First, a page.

Delaware Blues fined $325K for denying cardiac tests

Blue Cross Blue Shield of Delaware must pay a $325,000 fine for "deficiencies" in its nuclear cardiac imaging testing pre-authorization process, reports Insurance and Financial Advisor.

The insurer violated state law when it signed a contract with MedSolutions that guaranteed savings by denying high-tech imaging tests, such as nuclear cardiac exams. Separate state and federal investigations determined that Blue Cross inappropriately denied 73 physician orders for cardiac nuclear imaging studies for various reasons, including insufficient information or a scan ordered without a doctor having seen the patient in more than 30 days.

As a result of the illegal contract clause and denials, Blue Cross entered into a settlement agreement and consent order with Delaware Insurance Commissioner Karen Weldin Stewart. The settlement also orders Blue Cross to work with the American College of Cardiology on a pilot program that aims to reduce inappropriate testing. Blue Cross will underwrite the program, which is set to begin this fall, The News Journal reports.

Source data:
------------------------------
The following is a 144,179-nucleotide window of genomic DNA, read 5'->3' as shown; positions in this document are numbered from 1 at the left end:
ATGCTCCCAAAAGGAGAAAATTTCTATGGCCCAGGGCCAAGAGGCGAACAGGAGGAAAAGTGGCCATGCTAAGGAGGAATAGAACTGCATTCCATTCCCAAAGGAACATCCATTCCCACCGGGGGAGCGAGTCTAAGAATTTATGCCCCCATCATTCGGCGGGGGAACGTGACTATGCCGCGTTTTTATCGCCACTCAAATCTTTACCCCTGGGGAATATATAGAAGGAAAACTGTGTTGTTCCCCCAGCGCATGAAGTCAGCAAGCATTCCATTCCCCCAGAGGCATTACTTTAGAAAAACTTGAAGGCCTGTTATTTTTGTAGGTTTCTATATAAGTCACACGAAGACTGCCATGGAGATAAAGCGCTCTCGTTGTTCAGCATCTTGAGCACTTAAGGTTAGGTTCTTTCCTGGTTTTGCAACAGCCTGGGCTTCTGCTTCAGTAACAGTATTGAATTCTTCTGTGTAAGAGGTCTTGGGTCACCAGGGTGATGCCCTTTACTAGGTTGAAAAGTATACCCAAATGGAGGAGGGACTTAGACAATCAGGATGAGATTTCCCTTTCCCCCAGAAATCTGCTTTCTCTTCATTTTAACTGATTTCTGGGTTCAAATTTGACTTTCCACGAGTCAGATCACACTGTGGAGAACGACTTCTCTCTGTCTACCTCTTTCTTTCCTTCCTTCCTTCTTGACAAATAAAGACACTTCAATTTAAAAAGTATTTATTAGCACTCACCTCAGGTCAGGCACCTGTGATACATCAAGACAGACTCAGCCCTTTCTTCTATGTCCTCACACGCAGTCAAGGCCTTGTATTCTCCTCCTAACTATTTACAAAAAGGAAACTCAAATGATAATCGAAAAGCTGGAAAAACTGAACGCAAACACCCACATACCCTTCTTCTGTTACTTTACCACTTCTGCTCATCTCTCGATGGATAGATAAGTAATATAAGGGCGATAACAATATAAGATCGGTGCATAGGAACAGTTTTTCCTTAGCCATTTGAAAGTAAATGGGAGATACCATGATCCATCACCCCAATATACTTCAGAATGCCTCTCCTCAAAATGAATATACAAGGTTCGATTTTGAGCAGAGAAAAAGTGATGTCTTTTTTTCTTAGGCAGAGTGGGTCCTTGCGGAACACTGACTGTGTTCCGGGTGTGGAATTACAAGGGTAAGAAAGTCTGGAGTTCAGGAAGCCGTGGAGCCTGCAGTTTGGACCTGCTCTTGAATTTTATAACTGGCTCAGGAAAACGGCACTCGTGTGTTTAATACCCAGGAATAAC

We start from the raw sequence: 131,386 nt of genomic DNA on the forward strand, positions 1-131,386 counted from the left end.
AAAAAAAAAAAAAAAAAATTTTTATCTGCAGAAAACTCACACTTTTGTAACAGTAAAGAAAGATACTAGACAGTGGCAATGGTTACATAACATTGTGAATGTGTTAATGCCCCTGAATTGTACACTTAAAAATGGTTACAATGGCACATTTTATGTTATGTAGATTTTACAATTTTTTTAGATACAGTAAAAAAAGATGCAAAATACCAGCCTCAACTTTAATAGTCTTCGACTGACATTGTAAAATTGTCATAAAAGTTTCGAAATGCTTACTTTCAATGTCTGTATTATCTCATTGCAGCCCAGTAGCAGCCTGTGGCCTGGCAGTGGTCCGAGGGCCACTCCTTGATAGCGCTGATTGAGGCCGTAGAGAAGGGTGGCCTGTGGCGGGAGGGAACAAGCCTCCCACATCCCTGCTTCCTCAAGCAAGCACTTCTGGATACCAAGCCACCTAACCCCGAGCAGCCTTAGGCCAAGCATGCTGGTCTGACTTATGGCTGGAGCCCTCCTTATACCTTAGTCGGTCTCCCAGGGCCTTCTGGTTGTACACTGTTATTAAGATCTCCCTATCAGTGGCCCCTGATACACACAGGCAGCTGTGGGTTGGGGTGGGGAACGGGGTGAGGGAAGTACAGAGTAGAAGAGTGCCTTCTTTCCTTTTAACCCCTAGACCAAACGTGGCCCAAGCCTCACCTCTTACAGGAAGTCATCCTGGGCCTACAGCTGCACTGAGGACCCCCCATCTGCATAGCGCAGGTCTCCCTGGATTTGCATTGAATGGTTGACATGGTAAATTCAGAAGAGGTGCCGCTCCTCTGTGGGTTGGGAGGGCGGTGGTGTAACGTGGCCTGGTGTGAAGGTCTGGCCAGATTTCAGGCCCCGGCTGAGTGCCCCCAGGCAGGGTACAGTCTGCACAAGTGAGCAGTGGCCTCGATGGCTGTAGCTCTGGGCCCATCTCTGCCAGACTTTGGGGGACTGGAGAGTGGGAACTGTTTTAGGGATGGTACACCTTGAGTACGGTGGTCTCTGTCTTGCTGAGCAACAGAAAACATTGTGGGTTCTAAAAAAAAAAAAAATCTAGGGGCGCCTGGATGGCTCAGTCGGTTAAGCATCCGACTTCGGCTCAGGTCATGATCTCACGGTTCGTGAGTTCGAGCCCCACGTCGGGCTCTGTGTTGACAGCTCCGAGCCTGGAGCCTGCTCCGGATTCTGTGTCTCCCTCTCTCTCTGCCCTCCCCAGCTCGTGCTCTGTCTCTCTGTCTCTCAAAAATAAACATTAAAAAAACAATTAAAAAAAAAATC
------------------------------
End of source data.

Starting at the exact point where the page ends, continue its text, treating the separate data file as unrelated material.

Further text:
If Blue Cross doesn't commit to the program for at least three years, it faces an additional $300,000 fine, according to the Newark Post.

To learn more:
- read the Blue Cross consent order (.pdf)
- read the Insurance and Financial Advisor article
- see The News Journal article
- check out the Newark Post article

Related Articles:
Delaware Blues wrongly denied vital imaging tests
Delaware BCBS to end preapproval of nuclear stress tests
Blue Cross-Highmark deal bolstered under new state law

Suggested Articles

Microsoft is warning hospitals that sophisticated ransomware attacks are trying to exploit remote workers to gain access to their networks.

Report: Medicaid expansion critical amid COVID-19 job losses

As more Americans lose their jobs amid the COVID-19 pandemic, the number of people without health insurance is also expected to rise. 

There could be imminent shortages of antimalarial drugs and antibiotics that are critical to providing care for COVID-19 patients.